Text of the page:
Given the various ways in which retirement resources might be taxed, a new survey finds that many retirees may be in for a surprise this year.
Nearly half of all households that receive Social Security benefits might pay taxes this year on a portion of their benefits, according to the survey by The Senior Citizens League (TSCL). “Making matters worse, the survey indicates that retired and disabled taxpayers are more uncertain than ever about their tax liability this year,” says Mary Johnson, a Social Security analyst for TSCL.
Nearly half of survey participants (51%) said they did not expect to pay taxes on their benefits. And while that percentage is in line with what they expected, Johnson adds, however, that the other half were much more conflicted than usual about whether their benefits would be taxable or not.
TSCL notes that early survey findings indicate that less than a quarter of survey participants (24%) said they would owe taxes on their benefits, versus the 47% who reported paying taxes on Social Security benefits in a survey conducted last fall after tax season.
There’s also considerable uncertainty about the potential amount of tax on Social Security benefits. About 42% of those who thought they would owe taxes on benefits thought their tax obligation would be higher than last year. Another 53%, however, said they were not sure if the amount would be higher or lower.
The Congressional Research Service estimated in 2020 that the average amount of federal income taxes owed on Social Security benefits would be about 6.6% of Social Security benefits. While the tax varies by income, households affected were expected to pay, on average, an estimated $3,211, TSCL notes in citing the CRS report.
“Even more unlike other federal income taxes, Congress has never adjusted the income thresholds that subject Social Security benefits to taxation since the tax became effective in 1984,” Johnson further observes.
The lack of adjustment has led to both a growing number of Social Security recipients who pay the tax and a growing amount of their benefit that is subject to taxation. When the tax on benefits became law, fewer than 10% of beneficiaries paid income taxes on their benefits, the organization says. In contrast, research by the Social Security Administration based on data from 2015 projected that as many as 56% of households receiving Social Security benefits will pay taxes on a portion of their benefits in coming years.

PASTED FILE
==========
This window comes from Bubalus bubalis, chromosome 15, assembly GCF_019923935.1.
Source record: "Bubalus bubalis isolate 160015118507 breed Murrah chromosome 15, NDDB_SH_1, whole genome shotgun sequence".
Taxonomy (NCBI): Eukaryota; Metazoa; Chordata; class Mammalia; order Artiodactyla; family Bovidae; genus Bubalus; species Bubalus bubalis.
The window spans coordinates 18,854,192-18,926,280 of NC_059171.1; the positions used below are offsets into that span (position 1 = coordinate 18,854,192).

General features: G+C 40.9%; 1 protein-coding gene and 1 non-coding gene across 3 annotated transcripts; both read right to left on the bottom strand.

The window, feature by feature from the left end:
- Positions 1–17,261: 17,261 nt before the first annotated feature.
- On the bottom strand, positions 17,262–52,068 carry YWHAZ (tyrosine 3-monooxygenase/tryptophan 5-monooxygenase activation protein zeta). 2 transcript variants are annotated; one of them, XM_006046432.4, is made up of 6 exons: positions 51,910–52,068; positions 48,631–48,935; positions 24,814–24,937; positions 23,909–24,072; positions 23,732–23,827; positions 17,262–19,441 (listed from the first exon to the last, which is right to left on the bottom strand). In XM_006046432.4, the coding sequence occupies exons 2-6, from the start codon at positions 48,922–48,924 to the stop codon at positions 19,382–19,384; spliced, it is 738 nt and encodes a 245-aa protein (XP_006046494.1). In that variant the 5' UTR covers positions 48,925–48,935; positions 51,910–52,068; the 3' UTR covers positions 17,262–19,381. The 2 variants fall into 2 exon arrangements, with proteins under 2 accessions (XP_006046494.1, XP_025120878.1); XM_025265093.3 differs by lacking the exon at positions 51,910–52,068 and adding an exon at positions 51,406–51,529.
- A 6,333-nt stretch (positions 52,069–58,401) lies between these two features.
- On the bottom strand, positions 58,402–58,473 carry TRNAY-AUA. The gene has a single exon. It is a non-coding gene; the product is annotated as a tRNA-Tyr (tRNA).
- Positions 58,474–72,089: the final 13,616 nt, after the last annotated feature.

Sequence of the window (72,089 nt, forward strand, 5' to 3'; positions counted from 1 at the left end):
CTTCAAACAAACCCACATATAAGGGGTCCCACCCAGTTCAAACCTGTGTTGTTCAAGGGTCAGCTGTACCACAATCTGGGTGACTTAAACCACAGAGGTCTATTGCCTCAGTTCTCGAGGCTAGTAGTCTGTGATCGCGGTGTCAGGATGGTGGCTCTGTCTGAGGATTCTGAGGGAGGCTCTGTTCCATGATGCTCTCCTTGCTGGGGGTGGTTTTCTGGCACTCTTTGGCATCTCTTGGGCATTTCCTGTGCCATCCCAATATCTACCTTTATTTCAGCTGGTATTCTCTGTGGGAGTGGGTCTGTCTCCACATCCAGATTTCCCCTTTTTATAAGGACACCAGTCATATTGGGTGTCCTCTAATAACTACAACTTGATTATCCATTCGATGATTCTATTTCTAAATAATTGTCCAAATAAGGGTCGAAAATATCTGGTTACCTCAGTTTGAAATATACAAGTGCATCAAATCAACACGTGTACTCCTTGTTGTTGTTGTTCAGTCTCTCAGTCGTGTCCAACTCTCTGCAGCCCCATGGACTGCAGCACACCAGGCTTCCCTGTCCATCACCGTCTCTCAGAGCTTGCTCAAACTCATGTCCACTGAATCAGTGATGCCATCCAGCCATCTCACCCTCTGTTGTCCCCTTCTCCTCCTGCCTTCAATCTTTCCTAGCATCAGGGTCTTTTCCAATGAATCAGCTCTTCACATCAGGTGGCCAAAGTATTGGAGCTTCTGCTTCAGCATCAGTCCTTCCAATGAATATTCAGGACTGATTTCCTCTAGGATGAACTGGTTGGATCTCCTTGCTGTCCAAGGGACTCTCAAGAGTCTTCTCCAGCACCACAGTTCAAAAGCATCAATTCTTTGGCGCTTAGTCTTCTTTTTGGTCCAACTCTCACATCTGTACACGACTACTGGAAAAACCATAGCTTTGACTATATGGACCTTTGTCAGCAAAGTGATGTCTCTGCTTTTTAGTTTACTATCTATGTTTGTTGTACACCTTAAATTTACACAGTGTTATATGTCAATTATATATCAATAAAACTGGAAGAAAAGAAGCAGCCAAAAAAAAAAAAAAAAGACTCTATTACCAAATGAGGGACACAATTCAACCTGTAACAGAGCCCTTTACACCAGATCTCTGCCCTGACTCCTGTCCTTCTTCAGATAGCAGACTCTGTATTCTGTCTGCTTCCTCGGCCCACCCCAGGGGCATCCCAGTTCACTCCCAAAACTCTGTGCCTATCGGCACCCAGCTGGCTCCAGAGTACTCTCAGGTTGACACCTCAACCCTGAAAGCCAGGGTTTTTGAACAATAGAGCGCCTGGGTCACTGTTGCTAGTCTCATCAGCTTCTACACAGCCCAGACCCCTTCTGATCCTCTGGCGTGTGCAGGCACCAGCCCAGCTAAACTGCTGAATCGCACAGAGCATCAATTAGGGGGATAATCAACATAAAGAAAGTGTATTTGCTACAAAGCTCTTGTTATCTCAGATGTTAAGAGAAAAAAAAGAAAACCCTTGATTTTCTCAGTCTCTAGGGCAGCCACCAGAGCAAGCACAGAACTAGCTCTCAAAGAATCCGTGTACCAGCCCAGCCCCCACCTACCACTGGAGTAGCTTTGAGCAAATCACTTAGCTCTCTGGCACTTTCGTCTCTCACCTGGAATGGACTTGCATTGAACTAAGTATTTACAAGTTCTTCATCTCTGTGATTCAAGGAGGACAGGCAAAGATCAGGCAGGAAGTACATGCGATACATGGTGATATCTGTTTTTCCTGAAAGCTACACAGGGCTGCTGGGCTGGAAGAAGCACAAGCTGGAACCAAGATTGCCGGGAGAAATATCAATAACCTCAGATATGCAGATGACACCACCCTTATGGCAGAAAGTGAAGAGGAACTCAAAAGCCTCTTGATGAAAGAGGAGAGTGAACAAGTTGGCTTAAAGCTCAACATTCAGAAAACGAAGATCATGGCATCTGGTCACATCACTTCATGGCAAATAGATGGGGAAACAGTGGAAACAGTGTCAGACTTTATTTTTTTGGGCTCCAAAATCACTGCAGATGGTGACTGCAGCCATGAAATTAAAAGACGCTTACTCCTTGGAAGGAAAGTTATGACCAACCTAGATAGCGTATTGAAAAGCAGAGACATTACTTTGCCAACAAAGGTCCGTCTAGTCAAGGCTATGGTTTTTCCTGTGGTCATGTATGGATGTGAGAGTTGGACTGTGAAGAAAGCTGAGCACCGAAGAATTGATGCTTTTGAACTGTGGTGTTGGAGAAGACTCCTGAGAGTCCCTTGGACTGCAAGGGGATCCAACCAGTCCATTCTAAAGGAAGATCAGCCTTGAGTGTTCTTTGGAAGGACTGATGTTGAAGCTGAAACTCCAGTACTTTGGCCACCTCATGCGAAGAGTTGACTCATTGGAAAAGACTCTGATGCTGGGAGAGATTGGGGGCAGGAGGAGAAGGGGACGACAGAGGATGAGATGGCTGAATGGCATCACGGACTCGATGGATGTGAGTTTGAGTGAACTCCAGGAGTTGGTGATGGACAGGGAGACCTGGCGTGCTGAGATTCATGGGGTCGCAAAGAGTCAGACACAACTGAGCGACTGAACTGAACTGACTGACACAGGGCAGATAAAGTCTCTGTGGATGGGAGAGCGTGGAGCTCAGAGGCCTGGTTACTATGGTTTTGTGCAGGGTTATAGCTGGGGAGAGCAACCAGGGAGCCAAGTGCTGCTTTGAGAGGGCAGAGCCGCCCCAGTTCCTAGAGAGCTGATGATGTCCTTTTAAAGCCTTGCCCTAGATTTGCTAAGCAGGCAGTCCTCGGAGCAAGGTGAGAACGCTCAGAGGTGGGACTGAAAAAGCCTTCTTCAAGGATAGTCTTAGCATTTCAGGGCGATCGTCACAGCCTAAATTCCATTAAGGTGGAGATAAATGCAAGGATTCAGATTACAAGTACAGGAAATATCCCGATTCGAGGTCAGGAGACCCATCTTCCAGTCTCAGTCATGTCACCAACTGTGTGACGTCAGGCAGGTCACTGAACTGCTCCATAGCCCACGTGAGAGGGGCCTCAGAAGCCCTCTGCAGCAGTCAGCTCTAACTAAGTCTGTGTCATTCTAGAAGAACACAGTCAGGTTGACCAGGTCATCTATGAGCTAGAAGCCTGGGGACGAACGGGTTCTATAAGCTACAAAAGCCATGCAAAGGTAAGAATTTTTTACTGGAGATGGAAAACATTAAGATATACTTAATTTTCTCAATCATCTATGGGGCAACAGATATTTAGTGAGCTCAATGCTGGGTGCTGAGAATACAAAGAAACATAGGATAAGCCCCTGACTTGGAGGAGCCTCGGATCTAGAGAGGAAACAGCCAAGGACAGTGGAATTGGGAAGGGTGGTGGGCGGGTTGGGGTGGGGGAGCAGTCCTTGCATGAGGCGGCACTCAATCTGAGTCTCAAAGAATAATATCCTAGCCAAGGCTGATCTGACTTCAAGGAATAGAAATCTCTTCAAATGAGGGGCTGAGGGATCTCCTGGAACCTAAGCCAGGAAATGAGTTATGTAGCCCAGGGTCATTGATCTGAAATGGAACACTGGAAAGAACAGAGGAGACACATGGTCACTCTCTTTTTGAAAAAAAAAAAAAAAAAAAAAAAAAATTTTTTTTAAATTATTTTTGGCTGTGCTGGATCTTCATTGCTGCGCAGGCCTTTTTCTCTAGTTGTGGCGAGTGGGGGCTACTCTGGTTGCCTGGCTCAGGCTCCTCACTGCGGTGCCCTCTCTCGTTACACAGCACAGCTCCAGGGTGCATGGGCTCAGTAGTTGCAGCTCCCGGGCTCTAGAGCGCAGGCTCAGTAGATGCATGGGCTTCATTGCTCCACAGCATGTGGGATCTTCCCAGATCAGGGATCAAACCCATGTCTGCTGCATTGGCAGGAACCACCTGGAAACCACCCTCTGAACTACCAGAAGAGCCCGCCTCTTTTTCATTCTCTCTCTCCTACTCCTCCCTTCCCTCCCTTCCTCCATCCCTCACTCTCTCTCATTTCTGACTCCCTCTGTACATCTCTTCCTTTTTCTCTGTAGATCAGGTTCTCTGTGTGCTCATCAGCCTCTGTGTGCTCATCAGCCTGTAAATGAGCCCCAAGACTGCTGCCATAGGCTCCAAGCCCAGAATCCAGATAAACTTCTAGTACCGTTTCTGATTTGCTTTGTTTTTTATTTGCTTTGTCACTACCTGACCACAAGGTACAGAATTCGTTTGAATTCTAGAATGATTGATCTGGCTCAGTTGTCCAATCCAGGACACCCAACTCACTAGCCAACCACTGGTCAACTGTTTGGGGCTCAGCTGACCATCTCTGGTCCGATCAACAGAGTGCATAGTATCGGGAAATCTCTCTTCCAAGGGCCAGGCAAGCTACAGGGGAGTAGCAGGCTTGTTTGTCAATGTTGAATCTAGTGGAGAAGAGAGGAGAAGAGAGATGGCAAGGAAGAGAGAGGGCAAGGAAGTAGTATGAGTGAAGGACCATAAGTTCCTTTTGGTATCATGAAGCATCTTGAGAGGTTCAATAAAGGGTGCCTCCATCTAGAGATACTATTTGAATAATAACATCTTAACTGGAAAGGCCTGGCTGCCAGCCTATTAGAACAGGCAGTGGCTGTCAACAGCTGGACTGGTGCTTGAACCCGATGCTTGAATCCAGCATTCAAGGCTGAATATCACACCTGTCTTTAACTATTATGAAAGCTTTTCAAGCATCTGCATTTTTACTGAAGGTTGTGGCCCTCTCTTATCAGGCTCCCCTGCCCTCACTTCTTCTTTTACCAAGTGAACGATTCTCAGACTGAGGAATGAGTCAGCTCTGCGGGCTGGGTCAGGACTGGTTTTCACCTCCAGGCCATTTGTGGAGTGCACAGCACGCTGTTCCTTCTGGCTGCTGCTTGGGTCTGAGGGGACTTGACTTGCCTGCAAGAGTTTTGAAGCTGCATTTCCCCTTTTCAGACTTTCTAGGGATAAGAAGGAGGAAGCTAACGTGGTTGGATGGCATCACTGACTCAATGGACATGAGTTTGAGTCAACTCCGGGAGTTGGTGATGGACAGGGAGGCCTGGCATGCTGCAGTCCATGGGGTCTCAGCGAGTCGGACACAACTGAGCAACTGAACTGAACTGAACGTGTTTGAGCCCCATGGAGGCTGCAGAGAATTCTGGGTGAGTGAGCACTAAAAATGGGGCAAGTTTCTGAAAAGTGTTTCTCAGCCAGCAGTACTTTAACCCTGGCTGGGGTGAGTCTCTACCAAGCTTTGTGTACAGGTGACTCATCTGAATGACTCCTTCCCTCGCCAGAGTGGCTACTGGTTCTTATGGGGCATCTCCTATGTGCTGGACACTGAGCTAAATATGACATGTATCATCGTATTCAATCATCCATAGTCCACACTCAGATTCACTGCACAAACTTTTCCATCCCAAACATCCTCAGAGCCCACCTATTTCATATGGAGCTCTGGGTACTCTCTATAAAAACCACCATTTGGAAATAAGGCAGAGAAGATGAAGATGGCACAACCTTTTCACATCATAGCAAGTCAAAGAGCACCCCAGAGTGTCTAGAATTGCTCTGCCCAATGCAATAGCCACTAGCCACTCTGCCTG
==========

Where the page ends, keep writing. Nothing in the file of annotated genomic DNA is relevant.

In fact, up to 85% of Social Security benefits can be included in the taxable income of recipients whose combined, provisional income exceeds the income limits. Combined income is determined by adding the adjusted gross income, plus otherwise tax-exempt income, plus 50% of Social Security benefits.
Social Security benefits are taxable for single filers with combined provisional incomes of more than $25,000 and married couples filing jointly with provisional incomes of more than $32,000. “Had these income thresholds been adjusted for inflation since 1984, the $25,000 level would today be about $68,400, and the $32,000 level would be $87,550,” says Johnson.
Moreover, Social Security Trustees estimated in their 2021 annual report that the Social Security Trust Fund will receive $34.5 billion in revenues from the taxation of Social Security benefits in 2021 and that will jump to more than $45 billion for 2022. “That big jump is primarily due to the rising number of new retirees with higher incomes and does not factor in the impacts of the 5.9% cost-of-living adjustment received in 2022 because that affects taxes paid in the 2023 tax season,” observes Johnson.
The TSCL analyst recommends that Social Security recipients remember to check the impact of this year’s 5.9% COLA on next year’s estimated tax obligation. “It may be preferable to have taxes withheld throughout the year to avoid a big bill at tax time or worse, an underpayment penalty,” says Johnson.
Further emphasizing the importance of planning for taxes in retirement and the economic considerations, a separate study by the Center for Retirement Research at Boston College released last year finds that households in the aggregate will have to pay about 6% of their income in federal and state income taxes. Of course, this liability rises significantly for those in the top quintile of the income distribution.